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Explaining Why the Cleveland Browns Should Use the Franchise Tag on TE Jordan Cameron

We look at how much the franchise tag would cost on TE Jordan Cameron, and why the Browns should consider using it on him in 2015.

Jason Miller/Getty Images

Starting on Monday, February 16th, teams can begin using the franchise (or transition) tag. Each team can only place the tag on one player, and the final day to use the tag is Monday, March 2nd before 4:00 PM ET. After that, if the team can't reach an agreement on a new contract with the player, they will hit the free agent market on March 10th.

The Cleveland Browns have ten unrestricted free agents this year. Let's take a look at the five most important players in that lot to see how much it would cost to utilize the franchise tag on them:

  • QB Brian Hoyer - $18.38 million
  • TE Jordan Cameron - $8.27 million
  • DT Ahtyba Rubin - $11.09 million
  • OLB Jabaal Sheard - $13.17 million
  • CB Buster Skrine - $12.96 million

The figures above represent a non-exclusive franchise tag (which I will refer to as the franchise tag from here on out), which is the most commonly used tag. If the Browns slap the franchise tag on a player, the player can still negotiate with other teams. If another team signs the player to an offer sheet, Cleveland would have five days to match the offer. If they do not match the offer, the Browns are compensated nicely with two first-round draft picks. That's why teams rarely sign a player who is franchised -- nobody wants to part with two first-round picks.

Even though the Browns used the transition tag on C Alex Mack last year, I am not going to go over those figures, as they would be pretty similar, just at a slightly cheaper rate. The franchise tag figures are accurate under the assumption of a $142 million cap, and the numbers are courtesy of CBS Sports.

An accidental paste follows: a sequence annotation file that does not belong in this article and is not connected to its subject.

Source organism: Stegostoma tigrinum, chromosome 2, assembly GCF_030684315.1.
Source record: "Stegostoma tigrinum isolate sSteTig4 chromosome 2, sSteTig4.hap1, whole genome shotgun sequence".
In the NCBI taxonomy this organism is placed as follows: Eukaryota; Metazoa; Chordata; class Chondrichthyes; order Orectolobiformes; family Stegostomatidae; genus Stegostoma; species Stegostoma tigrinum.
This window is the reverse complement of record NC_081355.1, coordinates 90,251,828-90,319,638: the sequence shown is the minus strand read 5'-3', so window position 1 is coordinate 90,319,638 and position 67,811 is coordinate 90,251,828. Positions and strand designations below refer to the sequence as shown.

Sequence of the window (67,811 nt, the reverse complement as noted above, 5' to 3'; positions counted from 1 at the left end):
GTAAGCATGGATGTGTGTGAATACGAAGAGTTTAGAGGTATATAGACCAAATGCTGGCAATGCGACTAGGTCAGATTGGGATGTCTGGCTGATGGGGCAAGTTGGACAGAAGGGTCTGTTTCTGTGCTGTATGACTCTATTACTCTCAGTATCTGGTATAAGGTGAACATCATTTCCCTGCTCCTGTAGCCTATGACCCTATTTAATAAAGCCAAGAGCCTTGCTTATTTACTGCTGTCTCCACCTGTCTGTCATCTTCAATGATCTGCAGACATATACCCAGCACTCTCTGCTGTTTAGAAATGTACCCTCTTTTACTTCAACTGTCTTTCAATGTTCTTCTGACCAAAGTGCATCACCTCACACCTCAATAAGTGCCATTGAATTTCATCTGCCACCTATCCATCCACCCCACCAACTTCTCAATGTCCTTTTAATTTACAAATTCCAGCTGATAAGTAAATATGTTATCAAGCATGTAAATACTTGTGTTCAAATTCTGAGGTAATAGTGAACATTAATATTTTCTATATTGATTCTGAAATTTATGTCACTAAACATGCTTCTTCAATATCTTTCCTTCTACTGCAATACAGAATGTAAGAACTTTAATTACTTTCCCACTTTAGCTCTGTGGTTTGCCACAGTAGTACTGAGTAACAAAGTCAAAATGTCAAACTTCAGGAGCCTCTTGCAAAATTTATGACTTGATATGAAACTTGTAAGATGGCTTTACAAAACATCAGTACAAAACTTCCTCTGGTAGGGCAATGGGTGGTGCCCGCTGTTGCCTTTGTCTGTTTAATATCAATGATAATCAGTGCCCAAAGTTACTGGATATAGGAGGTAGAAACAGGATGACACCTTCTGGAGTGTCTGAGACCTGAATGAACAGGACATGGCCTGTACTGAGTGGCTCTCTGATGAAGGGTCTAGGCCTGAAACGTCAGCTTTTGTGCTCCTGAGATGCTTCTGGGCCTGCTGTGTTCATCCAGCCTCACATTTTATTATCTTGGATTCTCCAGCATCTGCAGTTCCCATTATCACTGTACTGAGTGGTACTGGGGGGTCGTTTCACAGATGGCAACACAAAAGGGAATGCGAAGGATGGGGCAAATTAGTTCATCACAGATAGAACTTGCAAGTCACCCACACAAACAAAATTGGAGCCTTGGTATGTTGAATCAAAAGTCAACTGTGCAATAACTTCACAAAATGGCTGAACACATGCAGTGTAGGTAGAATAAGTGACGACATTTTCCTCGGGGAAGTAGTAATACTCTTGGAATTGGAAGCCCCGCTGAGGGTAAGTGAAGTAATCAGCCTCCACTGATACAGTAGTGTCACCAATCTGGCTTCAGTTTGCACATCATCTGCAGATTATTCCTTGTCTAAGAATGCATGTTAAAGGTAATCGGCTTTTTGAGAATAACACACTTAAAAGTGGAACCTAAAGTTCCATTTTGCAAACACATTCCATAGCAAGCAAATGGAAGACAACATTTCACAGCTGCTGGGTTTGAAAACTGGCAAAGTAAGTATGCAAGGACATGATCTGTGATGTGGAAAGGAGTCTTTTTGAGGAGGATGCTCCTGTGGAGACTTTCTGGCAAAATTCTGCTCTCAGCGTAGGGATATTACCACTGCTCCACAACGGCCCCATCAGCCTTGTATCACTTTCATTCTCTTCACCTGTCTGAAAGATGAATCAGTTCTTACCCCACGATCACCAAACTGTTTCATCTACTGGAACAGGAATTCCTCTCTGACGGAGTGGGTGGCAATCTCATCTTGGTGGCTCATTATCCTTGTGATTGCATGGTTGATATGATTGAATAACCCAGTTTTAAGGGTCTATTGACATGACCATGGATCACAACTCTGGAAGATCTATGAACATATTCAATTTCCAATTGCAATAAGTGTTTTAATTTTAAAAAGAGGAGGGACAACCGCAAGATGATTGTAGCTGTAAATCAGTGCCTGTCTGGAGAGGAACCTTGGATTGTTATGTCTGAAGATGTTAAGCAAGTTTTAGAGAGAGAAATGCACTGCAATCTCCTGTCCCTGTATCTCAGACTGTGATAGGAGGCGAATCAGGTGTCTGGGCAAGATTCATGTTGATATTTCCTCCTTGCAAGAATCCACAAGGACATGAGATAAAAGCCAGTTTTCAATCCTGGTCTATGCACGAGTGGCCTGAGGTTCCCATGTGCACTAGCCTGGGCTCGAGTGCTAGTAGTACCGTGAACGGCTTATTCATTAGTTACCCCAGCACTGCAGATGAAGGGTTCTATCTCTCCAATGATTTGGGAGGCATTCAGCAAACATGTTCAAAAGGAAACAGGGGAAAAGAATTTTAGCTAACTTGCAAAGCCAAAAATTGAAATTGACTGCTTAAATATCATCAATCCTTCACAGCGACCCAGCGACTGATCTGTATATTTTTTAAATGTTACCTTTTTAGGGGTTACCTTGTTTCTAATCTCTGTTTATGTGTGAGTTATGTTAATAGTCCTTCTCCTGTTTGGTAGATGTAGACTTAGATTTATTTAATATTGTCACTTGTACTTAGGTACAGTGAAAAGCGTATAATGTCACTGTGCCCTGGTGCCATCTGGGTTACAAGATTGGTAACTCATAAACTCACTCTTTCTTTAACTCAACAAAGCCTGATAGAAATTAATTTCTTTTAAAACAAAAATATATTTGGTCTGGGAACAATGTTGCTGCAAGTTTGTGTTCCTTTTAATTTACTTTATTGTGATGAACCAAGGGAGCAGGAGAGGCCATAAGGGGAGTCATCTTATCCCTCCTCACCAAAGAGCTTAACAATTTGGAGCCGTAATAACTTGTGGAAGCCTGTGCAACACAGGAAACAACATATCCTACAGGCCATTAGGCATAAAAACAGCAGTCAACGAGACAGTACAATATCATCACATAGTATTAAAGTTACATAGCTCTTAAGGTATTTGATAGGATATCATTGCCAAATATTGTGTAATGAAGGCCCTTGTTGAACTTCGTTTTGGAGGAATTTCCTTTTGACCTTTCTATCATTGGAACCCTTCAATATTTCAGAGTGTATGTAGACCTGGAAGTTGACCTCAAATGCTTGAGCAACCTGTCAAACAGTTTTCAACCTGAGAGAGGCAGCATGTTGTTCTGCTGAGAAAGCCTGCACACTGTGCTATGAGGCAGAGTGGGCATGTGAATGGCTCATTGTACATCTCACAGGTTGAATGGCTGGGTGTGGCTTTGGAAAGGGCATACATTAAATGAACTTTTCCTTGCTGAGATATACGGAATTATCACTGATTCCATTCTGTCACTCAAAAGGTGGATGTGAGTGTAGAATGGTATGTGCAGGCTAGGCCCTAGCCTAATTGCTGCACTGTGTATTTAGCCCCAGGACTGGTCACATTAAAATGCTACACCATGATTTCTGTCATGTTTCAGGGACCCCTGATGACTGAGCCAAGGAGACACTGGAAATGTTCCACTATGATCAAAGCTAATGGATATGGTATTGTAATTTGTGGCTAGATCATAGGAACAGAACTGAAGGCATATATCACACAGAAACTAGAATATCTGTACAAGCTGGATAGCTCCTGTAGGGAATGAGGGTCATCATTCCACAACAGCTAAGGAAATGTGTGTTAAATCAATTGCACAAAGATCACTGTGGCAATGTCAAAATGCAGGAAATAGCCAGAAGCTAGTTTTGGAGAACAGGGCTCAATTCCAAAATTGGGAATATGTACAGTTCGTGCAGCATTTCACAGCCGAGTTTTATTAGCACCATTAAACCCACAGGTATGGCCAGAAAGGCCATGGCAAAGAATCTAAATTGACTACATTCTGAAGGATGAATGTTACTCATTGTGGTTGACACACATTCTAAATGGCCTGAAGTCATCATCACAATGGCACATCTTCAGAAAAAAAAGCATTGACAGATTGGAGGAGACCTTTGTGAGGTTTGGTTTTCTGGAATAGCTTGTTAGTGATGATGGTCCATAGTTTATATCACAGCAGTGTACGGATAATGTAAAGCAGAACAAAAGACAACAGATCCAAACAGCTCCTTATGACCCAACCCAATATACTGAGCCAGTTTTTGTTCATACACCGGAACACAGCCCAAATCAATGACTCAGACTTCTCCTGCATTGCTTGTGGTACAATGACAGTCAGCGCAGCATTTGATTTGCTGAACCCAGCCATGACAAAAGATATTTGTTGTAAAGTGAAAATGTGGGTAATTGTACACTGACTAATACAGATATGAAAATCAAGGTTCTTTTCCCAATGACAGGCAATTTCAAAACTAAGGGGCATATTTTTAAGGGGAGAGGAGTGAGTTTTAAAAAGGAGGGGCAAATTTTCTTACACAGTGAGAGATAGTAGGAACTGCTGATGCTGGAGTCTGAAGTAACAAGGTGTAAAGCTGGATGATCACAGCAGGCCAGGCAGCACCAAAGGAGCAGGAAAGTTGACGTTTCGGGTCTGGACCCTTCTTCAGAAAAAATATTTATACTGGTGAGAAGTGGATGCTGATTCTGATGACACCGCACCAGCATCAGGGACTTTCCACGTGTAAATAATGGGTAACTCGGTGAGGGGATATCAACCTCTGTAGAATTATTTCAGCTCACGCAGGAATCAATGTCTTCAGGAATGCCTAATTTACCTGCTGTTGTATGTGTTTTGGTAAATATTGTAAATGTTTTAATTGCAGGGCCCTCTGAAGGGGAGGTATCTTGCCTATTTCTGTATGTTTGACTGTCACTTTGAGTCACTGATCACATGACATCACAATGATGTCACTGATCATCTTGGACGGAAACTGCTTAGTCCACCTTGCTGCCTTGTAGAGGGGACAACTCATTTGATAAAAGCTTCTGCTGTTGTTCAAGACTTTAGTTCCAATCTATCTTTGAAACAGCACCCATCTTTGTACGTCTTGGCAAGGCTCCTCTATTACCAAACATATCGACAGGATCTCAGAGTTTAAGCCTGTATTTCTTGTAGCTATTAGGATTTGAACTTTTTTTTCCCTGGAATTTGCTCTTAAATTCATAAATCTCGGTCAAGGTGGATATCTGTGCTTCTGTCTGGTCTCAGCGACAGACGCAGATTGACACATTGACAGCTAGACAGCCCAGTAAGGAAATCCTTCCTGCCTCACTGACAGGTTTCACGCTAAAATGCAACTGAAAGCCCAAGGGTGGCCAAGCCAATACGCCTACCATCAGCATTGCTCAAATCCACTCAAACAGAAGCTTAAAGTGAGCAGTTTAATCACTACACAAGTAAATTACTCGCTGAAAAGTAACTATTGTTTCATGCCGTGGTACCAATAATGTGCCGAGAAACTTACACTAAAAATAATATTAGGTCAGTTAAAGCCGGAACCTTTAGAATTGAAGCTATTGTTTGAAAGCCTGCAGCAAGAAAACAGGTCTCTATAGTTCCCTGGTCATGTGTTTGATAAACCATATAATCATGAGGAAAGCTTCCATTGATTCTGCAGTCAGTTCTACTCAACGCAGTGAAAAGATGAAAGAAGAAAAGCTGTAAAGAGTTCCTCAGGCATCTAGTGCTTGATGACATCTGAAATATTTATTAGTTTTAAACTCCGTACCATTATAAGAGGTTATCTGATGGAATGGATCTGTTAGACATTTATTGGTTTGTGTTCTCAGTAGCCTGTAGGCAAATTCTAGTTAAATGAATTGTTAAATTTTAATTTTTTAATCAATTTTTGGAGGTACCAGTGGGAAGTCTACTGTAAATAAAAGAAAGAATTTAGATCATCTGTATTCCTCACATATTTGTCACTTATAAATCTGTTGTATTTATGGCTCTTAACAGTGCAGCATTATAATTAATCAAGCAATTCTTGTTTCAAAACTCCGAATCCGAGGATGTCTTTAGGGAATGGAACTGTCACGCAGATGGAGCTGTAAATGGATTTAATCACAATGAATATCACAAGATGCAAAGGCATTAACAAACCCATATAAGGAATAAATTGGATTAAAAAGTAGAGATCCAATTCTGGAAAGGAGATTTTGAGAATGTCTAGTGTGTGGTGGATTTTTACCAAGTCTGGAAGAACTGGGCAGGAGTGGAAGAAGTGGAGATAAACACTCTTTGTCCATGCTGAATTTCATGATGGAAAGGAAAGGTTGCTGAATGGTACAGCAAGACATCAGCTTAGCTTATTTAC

Using the Tag on QB Brian Hoyer

Prior to Hoyer's fall from grace, there was talk of the veteran quarterback wanting a contract as lucrative as the one that Andy Dalton has. Some fans on radio talk shows even floated the idea out there that we should consider placing the franchise tag on Hoyer if his asking price is too high.

If the Browns were to use the franchise tag on Hoyer, he would carry the 7th highest cap value in the NFL at the quarterback position in 2015, only behind Tony Romo ($27.7M), Drew Brees ($26.4M), Peyton Manning ($21.5M), Eli Manning ($19.8M), Matt Ryan ($19.5M), and Ben Roethlisberger ($18.4M). Back when Hoyer was 7-4, even though it still would have been a little ridiculous, maybe one could have at least listened to an argument as to why Hoyer was worthy of the franchise tag (i.e. if he would've led Cleveland to the playoffs).

With the offensive debacle to close out the season, there is zero percent chance of the Browns tagging Hoyer. If the team wanted to get away with a one-year deal (and even this is ridiculous), they could just offer him a 1-year deal worth like $10 million, and I'm sure he'd accept in a heartbeat.

Using the Tag on CB Buster Skrine

I would make the case that Skrine is the team's most important unrestricted free agent who needs to be re-signed. Despite all of his critics, Skrine has fit well in the secondary the past couple of years. He's not an elite-level player, but he's not a liability.